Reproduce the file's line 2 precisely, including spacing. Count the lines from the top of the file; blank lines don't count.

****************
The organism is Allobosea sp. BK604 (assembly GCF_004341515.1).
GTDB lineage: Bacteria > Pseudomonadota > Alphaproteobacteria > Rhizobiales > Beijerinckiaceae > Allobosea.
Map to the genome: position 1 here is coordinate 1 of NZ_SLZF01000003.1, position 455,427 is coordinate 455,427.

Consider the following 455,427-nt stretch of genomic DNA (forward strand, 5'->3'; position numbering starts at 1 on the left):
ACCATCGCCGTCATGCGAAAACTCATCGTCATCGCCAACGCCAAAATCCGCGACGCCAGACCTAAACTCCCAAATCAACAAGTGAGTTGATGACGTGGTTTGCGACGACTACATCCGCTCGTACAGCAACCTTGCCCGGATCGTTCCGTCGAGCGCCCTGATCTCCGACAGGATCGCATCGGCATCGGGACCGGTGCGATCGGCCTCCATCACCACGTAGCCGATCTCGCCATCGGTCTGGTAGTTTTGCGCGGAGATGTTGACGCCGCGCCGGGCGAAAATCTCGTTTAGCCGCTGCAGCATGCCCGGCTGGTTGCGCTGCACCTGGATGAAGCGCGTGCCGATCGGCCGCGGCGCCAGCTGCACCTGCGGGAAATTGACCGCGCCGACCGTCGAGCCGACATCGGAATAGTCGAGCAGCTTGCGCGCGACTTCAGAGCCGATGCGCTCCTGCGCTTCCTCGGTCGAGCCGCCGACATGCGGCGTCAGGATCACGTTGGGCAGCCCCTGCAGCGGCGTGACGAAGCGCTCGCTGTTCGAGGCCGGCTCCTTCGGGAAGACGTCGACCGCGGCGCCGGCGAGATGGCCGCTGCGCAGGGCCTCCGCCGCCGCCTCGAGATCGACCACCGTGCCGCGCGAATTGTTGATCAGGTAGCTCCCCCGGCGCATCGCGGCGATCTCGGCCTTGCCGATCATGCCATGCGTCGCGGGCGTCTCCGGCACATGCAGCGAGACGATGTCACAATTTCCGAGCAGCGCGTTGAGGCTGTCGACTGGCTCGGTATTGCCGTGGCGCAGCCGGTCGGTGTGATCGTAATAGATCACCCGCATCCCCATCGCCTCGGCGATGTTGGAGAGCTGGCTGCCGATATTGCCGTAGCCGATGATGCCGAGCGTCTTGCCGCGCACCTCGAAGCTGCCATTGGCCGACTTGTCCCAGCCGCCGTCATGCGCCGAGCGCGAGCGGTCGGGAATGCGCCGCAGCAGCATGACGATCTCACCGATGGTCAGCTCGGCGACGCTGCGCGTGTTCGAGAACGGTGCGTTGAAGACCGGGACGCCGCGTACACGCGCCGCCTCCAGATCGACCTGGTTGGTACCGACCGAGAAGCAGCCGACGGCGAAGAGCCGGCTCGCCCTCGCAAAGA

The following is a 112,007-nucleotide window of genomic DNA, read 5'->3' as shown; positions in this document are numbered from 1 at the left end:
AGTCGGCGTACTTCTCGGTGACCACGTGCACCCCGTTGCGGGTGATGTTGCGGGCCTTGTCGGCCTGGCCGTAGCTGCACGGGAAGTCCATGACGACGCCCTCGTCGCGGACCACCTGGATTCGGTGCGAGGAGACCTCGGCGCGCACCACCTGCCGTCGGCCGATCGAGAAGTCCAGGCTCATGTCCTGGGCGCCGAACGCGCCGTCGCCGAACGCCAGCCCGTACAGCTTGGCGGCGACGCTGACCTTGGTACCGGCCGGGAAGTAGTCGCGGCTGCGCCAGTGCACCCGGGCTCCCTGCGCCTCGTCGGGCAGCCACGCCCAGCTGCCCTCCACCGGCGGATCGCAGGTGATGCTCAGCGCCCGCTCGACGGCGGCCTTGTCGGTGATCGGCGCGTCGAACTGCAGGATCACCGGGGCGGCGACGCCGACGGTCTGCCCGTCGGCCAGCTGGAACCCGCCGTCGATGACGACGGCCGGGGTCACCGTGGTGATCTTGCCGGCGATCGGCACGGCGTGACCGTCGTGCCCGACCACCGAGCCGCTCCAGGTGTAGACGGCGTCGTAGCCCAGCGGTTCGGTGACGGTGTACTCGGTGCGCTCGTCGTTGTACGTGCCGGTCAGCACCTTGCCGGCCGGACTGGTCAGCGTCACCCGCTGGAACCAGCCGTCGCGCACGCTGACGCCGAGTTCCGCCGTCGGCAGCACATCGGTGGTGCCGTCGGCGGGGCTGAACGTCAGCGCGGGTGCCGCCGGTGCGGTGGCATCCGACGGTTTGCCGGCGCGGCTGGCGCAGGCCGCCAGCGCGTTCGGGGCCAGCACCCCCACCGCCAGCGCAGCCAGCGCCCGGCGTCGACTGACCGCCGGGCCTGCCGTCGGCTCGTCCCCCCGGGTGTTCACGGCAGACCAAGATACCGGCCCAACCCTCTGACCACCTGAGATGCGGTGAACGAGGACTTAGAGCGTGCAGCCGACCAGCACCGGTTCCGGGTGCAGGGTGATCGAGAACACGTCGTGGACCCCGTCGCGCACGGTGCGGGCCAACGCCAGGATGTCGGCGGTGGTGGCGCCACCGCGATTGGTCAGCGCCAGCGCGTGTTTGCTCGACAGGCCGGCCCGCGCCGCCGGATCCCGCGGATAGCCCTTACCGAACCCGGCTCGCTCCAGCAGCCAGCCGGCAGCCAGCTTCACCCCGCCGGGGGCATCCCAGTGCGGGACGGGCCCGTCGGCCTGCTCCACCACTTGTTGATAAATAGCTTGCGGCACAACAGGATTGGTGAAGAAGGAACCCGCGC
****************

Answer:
GTDB lineage: Bacteria > Pseudomonadota > Alphaproteobacteria > Rhizobiales > Beijerinckiaceae > Allobosea.